Oil that glitters is gold
In Doha, people know they have the money and they sure know how to spend it in style, writes Ajai Masand.india Updated: Dec 09, 2006 02:24 IST
Fancy cars — you name a brand, you’ll find it here — palatial bungalows, imposing architecture, and all that can pamper your palate. Everything seems to be in abundance in Doha, capital city of Qatar, a tiny desert state in the Middle East.
And Doha is blissfully aware of the fact. With crude oil reserves that are not likely to be exhausted for the next couple of centuries, its denizens aren’t worried. As the saying goes in Doha — water is dearer than oil. Dig a well anywhere, and you’ll only get oil not water!
Plenty isn’t enough
The expatriates — they number more than half the local population and are mostly from Kerala — say the ongoing Asian Games have given Doha a brand new sheen. The plush Al Corniche area, which is also the hub of the city, defines Doha’s plenitude. Situated here are the Aspire Dome, which is the largest indoor dome in the world with a ‘floating’ roof, the Khalifa Stadium with the Games’ tallest Torch Tower ever built, and the Al Sadd Stadium, a replica of the Manchester United Stadium in the UK. Quite simply, Al Corniche, overlooking the massive blue waterfront, is a physical manifestation of the nation’s flourishing economy.
For the average Qatari, the sky is the limit. They tell you nonchalantly that Doha will one day have the world’s tallest tower. Living life kingsize comes wrapped in petro-dollars — natural gas and crude has brought with it a host of multinationals, and western culture is now ingrained in Qatari society. Local sheikhs and emirs, the most affluent community here, are looking at tourism as a prospective moolah-raker. And given the way the real estate prices are skyrocketing, be sure that this country will outstrip Kuwait and most other Gulf destinations on the tourism front one day.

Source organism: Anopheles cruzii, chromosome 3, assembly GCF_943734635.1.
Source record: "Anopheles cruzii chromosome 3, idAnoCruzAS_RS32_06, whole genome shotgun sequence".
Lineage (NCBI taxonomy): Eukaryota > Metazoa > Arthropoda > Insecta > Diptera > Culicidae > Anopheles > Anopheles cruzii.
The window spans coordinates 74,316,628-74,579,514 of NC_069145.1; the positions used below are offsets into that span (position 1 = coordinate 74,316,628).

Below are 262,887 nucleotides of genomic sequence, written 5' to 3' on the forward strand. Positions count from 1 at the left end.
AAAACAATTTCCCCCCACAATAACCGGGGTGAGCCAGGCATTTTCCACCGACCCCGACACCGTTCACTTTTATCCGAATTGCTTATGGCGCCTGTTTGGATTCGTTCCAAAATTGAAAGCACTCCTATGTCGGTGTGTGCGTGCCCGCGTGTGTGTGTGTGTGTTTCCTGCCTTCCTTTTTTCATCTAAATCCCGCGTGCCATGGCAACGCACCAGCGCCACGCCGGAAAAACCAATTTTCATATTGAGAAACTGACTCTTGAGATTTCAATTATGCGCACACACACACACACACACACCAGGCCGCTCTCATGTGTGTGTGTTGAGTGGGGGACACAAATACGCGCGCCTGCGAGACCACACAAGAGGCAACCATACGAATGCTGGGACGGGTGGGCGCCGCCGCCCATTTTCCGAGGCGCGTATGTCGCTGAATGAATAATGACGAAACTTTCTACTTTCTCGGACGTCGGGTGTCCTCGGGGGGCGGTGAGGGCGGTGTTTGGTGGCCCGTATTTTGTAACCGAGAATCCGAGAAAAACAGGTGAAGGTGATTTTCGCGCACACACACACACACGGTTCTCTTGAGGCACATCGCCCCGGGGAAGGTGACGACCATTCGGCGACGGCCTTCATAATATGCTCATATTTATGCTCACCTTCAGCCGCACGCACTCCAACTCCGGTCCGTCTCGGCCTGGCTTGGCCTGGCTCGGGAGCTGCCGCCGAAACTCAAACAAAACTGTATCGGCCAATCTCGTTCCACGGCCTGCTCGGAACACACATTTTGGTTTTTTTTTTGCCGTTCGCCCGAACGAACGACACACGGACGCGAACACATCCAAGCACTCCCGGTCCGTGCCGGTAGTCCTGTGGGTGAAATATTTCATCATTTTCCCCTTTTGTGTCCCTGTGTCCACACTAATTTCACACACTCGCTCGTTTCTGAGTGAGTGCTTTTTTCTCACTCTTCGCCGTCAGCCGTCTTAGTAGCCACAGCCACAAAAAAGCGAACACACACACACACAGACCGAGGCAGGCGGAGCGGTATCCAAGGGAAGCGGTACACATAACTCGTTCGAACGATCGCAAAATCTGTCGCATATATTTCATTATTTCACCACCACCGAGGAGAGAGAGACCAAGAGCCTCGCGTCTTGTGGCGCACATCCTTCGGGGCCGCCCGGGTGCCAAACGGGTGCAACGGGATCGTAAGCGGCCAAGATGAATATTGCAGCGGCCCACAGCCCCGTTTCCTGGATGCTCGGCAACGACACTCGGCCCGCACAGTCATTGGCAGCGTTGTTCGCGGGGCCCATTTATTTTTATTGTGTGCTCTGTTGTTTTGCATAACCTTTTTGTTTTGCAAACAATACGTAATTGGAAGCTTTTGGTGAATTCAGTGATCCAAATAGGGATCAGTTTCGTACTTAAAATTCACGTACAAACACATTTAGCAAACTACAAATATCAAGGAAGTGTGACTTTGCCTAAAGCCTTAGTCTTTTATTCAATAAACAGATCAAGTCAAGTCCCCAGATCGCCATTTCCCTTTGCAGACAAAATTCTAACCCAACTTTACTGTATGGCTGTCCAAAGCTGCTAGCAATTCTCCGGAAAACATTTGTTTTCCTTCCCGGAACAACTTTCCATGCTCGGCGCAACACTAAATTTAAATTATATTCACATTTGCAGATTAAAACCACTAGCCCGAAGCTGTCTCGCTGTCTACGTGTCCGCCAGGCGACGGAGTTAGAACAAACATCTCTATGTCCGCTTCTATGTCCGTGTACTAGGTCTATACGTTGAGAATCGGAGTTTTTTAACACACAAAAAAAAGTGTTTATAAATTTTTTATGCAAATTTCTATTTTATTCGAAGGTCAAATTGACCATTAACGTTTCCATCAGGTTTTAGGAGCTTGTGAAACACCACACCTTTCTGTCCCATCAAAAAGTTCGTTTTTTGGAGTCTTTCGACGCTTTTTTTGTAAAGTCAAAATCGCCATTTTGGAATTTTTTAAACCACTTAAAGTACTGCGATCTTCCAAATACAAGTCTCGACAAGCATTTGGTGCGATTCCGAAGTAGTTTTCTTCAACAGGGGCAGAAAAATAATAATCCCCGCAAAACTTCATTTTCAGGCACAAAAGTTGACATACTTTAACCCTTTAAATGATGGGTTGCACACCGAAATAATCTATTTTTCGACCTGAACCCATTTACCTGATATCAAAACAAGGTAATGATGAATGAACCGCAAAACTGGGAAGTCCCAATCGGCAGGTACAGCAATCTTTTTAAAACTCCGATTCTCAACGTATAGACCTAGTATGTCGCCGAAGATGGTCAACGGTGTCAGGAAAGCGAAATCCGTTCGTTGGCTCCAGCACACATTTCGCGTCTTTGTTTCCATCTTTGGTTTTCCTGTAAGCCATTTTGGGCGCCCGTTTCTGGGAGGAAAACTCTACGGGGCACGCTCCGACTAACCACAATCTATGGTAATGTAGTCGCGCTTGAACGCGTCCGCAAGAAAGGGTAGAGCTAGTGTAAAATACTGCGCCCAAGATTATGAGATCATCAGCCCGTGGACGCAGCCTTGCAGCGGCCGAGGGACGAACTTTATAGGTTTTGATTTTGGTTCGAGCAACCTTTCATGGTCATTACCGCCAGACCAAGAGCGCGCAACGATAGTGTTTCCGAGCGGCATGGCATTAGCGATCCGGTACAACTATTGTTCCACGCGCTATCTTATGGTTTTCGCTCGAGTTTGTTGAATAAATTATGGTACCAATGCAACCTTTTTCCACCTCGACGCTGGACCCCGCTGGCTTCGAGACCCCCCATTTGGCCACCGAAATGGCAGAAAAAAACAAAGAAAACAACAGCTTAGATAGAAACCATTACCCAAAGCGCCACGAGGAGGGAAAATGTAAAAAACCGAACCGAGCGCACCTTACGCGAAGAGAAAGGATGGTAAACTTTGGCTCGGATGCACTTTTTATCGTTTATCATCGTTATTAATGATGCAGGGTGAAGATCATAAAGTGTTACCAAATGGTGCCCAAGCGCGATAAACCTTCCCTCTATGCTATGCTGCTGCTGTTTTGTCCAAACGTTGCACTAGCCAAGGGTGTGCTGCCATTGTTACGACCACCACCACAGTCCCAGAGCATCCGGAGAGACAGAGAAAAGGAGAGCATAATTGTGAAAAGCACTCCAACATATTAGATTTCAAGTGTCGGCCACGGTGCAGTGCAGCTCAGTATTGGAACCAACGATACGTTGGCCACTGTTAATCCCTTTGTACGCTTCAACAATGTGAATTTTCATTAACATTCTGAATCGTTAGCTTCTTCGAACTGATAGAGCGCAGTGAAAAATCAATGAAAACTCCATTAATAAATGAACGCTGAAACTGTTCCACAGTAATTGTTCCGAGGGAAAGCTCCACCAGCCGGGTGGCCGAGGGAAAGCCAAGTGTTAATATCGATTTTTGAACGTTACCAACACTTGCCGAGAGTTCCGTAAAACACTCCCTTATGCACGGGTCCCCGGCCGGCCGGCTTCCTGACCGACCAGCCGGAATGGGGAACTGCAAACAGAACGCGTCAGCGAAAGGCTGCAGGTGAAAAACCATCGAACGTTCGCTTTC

Slice of India
Three in five of the 10-lakh population are expatriates, which shows Doha is the melting pot of global cultures. While Indians outnumber the rest, you also find Syrians, Kenyans, Egyptians, Bangladeshis and a sizeable representation from Nepal and the Philippines.
In fact, the Indian presence is so overwhelming, one doesn’t feel one is away from home. Only the other day, India’s ace long jumper and reigning Asian Games champion Anju Bobby George, and tennis star Sania Mirza said how Doha seemed like a home away from home. Speak to anyone in Hindi or Urdu and you won’t be disappointed. Indians are everywhere — driving cabs, working as architects, as top honchos, shipyard workers, and computer engineers. They are all here to make a quick buck.
The one thing you can’t help notice is the sense of camaraderie that prevails among the locals. To foreigners, the expats are polite, though the same cannot be said about the locals — they can be rude at times. At the Asian Games, however, the Qataris have been gracious hosts — evident during the Games, where they really laid out the red carpet for the international media and athletes.
Money, no problem
If Qataris have money, they also know how to spend it. The imposing Athletes’ Village and the massive Media Centre, locals say, were built in just a few months’ time ahead of the Games. If money isn’t a problem, time is not a constraint, clearly.
The glitter of money is also evident in the Porches, Chevrolets, Ferraris, Bentleys, BMWs and the ‘humble’ Mercedes Benzs that scorch the roads. You can spot the gas-guzzling Hummers too — thanks to the influence of the US, who have a military base here. No small cars here, mind you.
Five-star luxury caters to expensive tastes. Drop in at the Intercontinental, The Sheraton, Ramada International, Four Seasons or The Ritz Carlton, and you’ll know.
Indian cuisine lovers have options in the Najma area in the heart of the city. Try the local shorma, quite like Indian rolls. There are cheap alternatives too: The massive City Centre has affordable but exquisite coffee shops, besides cheap Italian and French restaurants. American fast-food joints like Hardy’s, KFC and McDonalds are to be found here too. They run well past midnight.
For those looking for cheap shopping, there are the awe-inspiring Carrefour and Demebham’s plazas in Al Corniche. At Gold Souk, you can bargain to get the best buy.
If you love the sea, Doha has a lot in store. The Al Koot Fort, Al Khor, Al Ghariay Beach, Al Thakhira beach, Dukhan Beach, Fuwairit Beach and the Sheikh’s Palace beach are a few places that offer outdoor entertainment and an enjoyable evening by the sea.
A word of caution. Qatar is an Islamic country and those flouting rules can be in for big trouble. Remember: Liquor is a strict no-no. But then, ‘drinkers’ can always make do with the famous Malayalee chai waala who stays awake all through night. And drive safely on the right side of the law because this is a left-hand drive zone.
First Published: Dec 09, 2006 01:32 IST